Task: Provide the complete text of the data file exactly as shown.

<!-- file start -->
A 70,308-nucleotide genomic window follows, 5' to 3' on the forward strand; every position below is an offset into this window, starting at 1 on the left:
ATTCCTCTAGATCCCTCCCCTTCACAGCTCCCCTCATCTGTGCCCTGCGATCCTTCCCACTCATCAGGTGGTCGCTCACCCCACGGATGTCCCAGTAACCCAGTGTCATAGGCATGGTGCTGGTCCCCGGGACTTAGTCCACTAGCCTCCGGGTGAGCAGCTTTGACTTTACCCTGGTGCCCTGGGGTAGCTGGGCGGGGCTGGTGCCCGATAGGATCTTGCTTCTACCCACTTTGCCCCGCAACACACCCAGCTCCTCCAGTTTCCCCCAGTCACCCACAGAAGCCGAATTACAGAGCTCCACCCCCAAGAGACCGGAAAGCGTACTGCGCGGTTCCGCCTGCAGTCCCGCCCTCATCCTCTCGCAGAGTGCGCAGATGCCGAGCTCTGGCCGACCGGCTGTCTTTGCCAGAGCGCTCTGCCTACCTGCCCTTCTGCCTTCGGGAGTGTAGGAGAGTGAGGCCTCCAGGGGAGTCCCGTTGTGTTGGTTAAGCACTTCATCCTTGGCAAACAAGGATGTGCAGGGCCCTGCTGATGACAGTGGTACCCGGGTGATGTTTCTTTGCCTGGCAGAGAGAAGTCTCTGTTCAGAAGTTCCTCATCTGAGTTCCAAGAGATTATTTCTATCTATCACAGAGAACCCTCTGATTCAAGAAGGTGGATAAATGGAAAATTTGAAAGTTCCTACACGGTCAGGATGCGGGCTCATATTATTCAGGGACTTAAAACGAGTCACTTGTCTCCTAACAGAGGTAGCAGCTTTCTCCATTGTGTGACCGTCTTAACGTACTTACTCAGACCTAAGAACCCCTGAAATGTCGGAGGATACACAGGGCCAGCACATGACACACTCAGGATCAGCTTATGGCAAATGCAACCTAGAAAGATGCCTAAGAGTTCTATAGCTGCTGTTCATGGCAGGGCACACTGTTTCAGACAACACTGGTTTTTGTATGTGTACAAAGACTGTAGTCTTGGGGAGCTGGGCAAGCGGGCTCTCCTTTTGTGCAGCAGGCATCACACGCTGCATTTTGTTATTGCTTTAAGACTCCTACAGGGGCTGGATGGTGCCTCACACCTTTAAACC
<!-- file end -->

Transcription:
A 70,308-nucleotide genomic window follows, 5' to 3' on the forward strand; every position below is an offset into this window, starting at 1 on the left:
ATTCCTCTAGATCCCTCCCCTTCACAGCTCCCCTCATCTGTGCCCTGCGATCCTTCCCACTCATCAGGTGGTCGCTCACCCCACGGATGTCCCAGTAACCCAGTGTCATAGGCATGGTGCTGGTCCCCGGGACTTAGTCCACTAGCCTCCGGGTGAGCAGCTTTGACTTTACCCTGGTGCCCTGGGGTAGCTGGGCGGGGCTGGTGCCCGATAGGATCTTGCTTCTACCCACTTTGCCCCGCAACACACCCAGCTCCTCCAGTTTCCCCCAGTCACCCACAGAAGCCGAATTACAGAGCTCCACCCCCAAGAGACCGGAAAGCGTACTGCGCGGTTCCGCCTGCAGTCCCGCCCTCATCCTCTCGCAGAGTGCGCAGATGCCGAGCTCTGGCCGACCGGCTGTCTTTGCCAGAGCGCTCTGCCTACCTGCCCTTCTGCCTTCGGGAGTGTAGGAGAGTGAGGCCTCCAGGGGAGTCCCGTTGTGTTGGTTAAGCACTTCATCCTTGGCAAACAAGGATGTGCAGGGCCCTGCTGATGACAGTGGTACCCGGGTGATGTTTCTTTGCCTGGCAGAGAGAAGTCTCTGTTCAGAAGTTCCTCATCTGAGTTCCAAGAGATTATTTCTATCTATCACAGAGAACCCTCTGATTCAAGAAGGTGGATAAATGGAAAATTTGAAAGTTCCTACACGGTCAGGATGCGGGCTCATATTATTCAGGGACTTAAAACGAGTCACTTGTCTCCTAACAGAGGTAGCAGCTTTCTCCATTGTGTGACCGTCTTAACGTACTTACTCAGACCTAAGAACCCCTGAAATGTCGGAGGATACACAGGGCCAGCACATGACACACTCAGGATCAGCTTATGGCAAATGCAACCTAGAAAGATGCCTAAGAGTTCTATAGCTGCTGTTCATGGCAGGGCACACTGTTTCAGACAACACTGGTTTTTGTATGTGTACAAAGACTGTAGTCTTGGGGAGCTGGGCAAGCGGGCTCTCCTTTTGTGCAGCAGGCATCACACGCTGCATTTTGTTATTGCTTTAAGACTCCTACAGGGGCTGGATGGTGCCTCACACCTTTAAACC